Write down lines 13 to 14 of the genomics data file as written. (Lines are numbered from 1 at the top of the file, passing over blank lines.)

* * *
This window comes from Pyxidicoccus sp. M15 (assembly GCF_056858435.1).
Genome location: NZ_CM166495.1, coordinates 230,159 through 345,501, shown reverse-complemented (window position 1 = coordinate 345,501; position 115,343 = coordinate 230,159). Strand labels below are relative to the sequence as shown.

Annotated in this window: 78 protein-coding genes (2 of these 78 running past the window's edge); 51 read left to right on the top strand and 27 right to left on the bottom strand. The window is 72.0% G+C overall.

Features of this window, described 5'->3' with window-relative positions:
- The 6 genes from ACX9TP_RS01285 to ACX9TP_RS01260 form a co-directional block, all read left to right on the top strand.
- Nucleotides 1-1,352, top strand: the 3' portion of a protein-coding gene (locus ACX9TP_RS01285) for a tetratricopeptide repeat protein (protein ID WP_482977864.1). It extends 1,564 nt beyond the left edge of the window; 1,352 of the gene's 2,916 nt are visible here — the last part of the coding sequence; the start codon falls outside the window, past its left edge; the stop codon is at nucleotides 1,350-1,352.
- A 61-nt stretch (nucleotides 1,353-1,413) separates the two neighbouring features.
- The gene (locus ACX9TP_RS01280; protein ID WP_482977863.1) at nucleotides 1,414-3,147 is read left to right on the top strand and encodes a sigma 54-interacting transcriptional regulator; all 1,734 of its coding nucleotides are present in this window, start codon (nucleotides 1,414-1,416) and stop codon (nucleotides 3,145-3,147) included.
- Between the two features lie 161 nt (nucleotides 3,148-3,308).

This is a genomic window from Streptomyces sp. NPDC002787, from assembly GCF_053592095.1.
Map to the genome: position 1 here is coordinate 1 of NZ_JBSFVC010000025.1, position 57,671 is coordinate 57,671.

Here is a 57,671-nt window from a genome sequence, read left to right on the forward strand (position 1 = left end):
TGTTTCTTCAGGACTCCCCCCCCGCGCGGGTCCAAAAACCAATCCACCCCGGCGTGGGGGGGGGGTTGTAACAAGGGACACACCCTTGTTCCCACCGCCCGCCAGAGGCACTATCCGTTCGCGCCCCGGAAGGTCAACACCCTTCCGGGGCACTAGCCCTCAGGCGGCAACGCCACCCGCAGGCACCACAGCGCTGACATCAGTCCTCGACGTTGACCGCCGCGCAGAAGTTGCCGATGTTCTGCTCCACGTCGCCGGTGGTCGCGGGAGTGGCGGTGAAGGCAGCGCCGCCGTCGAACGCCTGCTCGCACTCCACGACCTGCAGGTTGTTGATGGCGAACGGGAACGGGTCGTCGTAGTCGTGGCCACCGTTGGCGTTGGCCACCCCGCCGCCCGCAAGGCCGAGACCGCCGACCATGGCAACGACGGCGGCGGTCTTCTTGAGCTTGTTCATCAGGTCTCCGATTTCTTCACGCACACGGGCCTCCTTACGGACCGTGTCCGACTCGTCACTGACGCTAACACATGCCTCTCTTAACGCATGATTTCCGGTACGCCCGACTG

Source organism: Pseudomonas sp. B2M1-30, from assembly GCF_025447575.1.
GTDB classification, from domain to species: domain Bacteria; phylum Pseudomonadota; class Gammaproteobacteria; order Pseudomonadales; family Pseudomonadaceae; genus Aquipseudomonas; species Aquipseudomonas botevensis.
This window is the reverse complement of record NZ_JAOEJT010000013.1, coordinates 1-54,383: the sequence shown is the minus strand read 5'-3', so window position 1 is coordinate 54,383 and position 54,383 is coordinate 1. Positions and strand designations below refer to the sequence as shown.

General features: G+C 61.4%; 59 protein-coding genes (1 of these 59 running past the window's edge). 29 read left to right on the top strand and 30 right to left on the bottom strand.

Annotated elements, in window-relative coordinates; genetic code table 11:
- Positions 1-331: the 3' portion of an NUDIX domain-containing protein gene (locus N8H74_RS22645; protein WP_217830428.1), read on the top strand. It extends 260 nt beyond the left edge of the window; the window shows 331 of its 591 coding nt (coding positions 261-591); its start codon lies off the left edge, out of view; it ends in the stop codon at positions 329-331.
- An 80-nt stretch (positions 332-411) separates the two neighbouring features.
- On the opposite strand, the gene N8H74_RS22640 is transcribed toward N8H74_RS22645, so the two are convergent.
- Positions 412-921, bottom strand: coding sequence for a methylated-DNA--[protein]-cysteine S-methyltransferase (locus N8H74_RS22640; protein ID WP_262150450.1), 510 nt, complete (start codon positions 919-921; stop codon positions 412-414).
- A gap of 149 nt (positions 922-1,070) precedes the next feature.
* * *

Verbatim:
TGTTTCTTCAGGACTCCCCCCCCGCGCGGGTCCAAAAACCAATCCACCCCGGCGTGGGGGGGGGGTTGTAACAAGGGACACACCCTTGTTCCCACCGCCCGCCAGAGGCACTATCCGTTCGCGCCCCGGAAGGTCAACACCCTTCCGGGGCACTAGCCCTCAGGCGGCAACGCCACCCGCAGGCACCACAGCGCTGACATCAGTCCTCGACGTTGACCGCCGCGCAGAAGTTGCCGATGTTCTGCTCCACGTCGCCGGTGGTCGCGGGAGTGGCGGTGAAGGCAGCGCCGCCGTCGAACGCCTGCTCGCACTCCACGACCTGCAGGTTGTTGATGGCGAACGGGAACGGGTCGTCGTAGTCGTGGCCACCGTTGGCGTTGGCCACCCCGCCGCCCGCAAGGCCGAGACCGCCGACCATGGCAACGACGGCGGCGGTCTTCTTGAGCTTGTTCATCAGGTCTCCGATTTCTTCACGCACACGGGCCTCCTTACGGACCGTGTCCGACTCGTCACTGACGCTAACACATGCCTCTCTTAACGCATGATTTCCGGTACGCCCGACTG

Source organism: Pseudomonas sp. B2M1-30, from assembly GCF_025447575.1.